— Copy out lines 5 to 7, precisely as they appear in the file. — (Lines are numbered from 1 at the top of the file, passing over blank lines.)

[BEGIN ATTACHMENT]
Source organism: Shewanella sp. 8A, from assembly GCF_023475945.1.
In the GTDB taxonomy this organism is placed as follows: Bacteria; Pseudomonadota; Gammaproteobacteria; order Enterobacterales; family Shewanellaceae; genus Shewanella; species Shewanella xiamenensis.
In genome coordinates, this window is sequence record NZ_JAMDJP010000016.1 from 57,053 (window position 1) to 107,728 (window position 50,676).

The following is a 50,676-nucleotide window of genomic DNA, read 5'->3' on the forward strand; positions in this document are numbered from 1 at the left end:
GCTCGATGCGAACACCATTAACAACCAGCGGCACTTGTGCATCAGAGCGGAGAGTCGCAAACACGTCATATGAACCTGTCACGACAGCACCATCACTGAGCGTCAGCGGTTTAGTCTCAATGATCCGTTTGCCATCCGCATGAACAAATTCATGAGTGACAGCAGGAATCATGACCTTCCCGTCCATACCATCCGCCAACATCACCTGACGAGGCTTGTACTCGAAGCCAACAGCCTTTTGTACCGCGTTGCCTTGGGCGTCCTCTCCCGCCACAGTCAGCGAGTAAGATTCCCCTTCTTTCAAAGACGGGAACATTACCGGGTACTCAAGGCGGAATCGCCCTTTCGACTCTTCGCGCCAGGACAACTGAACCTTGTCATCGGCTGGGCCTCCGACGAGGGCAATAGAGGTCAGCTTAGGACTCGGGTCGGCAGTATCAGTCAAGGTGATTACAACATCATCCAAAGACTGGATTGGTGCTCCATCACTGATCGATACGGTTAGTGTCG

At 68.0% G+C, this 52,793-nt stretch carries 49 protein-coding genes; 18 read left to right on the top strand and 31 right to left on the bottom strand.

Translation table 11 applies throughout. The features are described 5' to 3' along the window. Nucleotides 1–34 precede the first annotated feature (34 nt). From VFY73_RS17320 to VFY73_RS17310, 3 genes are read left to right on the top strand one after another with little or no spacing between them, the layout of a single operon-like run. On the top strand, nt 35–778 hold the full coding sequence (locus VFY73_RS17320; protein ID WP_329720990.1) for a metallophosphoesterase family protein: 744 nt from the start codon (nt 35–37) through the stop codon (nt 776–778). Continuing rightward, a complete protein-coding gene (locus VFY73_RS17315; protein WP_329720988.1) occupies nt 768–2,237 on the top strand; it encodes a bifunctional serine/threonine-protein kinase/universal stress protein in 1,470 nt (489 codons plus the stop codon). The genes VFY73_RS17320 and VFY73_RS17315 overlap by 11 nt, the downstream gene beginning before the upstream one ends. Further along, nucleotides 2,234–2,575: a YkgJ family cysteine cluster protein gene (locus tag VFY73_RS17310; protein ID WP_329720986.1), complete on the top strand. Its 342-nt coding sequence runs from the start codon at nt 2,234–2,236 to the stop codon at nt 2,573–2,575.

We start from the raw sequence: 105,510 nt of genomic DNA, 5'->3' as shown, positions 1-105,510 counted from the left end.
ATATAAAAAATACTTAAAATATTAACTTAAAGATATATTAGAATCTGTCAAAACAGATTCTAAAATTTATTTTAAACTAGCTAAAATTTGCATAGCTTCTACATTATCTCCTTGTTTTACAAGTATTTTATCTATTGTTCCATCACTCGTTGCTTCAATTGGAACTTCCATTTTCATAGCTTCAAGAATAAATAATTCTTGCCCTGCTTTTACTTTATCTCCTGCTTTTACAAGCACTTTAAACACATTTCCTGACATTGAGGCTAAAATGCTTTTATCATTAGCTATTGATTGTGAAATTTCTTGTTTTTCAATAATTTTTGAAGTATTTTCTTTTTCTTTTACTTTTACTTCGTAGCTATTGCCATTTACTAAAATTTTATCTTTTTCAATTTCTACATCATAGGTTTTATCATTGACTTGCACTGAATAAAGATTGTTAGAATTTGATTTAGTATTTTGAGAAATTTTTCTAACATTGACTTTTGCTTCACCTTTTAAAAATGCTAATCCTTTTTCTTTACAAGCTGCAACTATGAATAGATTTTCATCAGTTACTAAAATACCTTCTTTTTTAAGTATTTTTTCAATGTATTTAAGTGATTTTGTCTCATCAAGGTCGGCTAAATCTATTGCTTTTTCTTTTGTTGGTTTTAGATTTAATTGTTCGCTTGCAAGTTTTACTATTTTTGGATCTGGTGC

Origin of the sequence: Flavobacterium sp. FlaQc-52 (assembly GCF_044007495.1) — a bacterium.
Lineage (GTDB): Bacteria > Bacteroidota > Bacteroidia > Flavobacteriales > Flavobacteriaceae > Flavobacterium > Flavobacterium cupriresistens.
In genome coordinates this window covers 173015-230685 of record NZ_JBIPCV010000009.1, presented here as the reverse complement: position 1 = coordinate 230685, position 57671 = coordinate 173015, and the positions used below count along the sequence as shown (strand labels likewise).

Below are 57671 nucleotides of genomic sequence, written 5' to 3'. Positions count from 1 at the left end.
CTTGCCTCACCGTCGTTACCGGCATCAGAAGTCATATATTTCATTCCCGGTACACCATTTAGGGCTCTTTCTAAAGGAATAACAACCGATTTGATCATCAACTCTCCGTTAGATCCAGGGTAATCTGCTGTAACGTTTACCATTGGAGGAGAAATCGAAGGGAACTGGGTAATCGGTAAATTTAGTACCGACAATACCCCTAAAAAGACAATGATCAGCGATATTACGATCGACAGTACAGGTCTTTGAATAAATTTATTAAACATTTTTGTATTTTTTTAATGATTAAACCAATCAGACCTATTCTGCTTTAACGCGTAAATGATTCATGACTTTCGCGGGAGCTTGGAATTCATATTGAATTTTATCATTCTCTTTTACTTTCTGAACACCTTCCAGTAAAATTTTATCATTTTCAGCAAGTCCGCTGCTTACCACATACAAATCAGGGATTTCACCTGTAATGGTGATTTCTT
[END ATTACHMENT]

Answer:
GCTCGATGCGAACACCATTAACAACCAGCGGCACTTGTGCATCAGAGCGGAGAGTCGCAAACACGTCATATGAACCTGTCACGACAGCACCATCACTGAGCGTCAGCGGTTTAGTCTCAATGATCCGTTTGCCATCCGCATGAACAAATTCATGAGTGACAGCAGGAATCATGACCTTCCCGTCCATACCATCCGCCAACATCACCTGACGAGGCTTGTACTCGAAGCCAACAGCCTTTTGTACCGCGTTGCCTTGGGCGTCCTCTCCCGCCACAGTCAGCGAGTAAGATTCCCCTTCTTTCAAAGACGGGAACATTACCGGGTACTCAAGGCGGAATCGCCCTTTCGACTCTTCGCGCCAGGACAACTGAACCTTGTCATCGGCTGGGCCTCCGACGAGGGCAATAGAGGTCAGCTTAGGACTCGGGTCGGCAGTATCAGTCAAGGTGATTACAACATCATCCAAAGACTGGATTGGTGCTCCATCACTGATCGATACGGTTAGTGTCG

At 68.0% G+C, this 52,793-nt stretch carries 49 protein-coding genes; 18 read left to right on the top strand and 31 right to left on the bottom strand.

Translation table 11 applies throughout. The features are described 5' to 3' along the window. Nucleotides 1–34 precede the first annotated feature (34 nt). From VFY73_RS17320 to VFY73_RS17310, 3 genes are read left to right on the top strand one after another with little or no spacing between them, the layout of a single operon-like run. On the top strand, nt 35–778 hold the full coding sequence (locus VFY73_RS17320; protein ID WP_329720990.1) for a metallophosphoesterase family protein: 744 nt from the start codon (nt 35–37) through the stop codon (nt 776–778). Continuing rightward, a complete protein-coding gene (locus VFY73_RS17315; protein WP_329720988.1) occupies nt 768–2,237 on the top strand; it encodes a bifunctional serine/threonine-protein kinase/universal stress protein in 1,470 nt (489 codons plus the stop codon). The genes VFY73_RS17320 and VFY73_RS17315 overlap by 11 nt, the downstream gene beginning before the upstream one ends. Further along, nucleotides 2,234–2,575: a YkgJ family cysteine cluster protein gene (locus tag VFY73_RS17310; protein ID WP_329720986.1), complete on the top strand. Its 342-nt coding sequence runs from the start codon at nt 2,234–2,236 to the stop codon at nt 2,573–2,575.